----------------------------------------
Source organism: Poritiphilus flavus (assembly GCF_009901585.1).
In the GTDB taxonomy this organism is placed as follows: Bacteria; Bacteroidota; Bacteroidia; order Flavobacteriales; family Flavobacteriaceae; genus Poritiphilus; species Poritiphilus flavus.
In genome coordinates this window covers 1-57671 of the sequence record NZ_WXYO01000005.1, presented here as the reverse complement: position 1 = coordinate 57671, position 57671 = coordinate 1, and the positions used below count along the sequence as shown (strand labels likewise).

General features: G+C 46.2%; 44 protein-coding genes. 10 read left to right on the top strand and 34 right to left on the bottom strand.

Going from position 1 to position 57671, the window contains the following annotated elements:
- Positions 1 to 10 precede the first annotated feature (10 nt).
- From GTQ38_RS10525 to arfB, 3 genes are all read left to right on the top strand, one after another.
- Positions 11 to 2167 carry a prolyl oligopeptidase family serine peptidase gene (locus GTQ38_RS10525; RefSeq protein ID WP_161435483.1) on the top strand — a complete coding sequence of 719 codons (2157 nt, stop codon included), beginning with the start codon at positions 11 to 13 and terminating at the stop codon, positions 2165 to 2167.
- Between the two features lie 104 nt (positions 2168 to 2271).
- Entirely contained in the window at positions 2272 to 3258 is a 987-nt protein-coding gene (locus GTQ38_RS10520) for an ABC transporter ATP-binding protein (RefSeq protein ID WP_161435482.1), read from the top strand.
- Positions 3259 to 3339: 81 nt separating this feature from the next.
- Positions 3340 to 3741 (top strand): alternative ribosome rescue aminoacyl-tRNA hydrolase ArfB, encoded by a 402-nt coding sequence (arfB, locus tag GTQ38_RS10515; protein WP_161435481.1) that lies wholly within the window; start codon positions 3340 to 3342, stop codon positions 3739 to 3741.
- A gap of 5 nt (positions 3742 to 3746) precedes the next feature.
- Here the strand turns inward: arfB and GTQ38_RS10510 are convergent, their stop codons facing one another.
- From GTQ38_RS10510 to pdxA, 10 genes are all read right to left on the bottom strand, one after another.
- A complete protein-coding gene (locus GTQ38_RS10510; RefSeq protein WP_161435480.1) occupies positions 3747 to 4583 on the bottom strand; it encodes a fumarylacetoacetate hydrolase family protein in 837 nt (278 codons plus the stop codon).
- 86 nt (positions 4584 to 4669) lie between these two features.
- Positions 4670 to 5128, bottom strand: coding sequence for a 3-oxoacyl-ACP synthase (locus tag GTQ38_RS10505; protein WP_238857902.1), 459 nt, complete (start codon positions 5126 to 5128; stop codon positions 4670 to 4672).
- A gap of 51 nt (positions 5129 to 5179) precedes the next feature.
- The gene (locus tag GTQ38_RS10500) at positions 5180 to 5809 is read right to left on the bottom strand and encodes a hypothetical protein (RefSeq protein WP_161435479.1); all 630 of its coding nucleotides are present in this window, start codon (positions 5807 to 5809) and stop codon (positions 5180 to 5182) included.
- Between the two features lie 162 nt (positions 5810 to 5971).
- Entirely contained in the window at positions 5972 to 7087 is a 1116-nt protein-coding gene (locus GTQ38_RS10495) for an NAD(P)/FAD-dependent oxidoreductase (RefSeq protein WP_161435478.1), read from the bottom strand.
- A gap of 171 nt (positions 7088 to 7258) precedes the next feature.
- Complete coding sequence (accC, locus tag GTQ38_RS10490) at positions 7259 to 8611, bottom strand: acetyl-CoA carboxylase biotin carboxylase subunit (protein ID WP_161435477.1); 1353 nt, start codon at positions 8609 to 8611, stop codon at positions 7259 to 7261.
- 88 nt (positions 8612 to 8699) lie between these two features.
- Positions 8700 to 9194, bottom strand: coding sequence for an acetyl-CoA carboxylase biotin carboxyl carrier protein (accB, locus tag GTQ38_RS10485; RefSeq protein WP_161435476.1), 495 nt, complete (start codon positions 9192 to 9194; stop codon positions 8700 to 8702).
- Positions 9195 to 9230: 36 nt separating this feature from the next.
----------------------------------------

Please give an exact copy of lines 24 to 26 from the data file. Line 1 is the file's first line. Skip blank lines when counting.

- Complete coding sequence (accC, locus tag GTQ38_RS10490) at positions 7259 to 8611, bottom strand: acetyl-CoA carboxylase biotin carboxylase subunit (protein ID WP_161435477.1); 1353 nt, start codon at positions 8609 to 8611, stop codon at positions 7259 to 7261.
- 88 nt (positions 8612 to 8699) lie between these two features.
- Positions 8700 to 9194, bottom strand: coding sequence for an acetyl-CoA carboxylase biotin carboxyl carrier protein (accB, locus tag GTQ38_RS10485; RefSeq protein WP_161435476.1), 495 nt, complete (start codon positions 9192 to 9194; stop codon positions 8700 to 8702).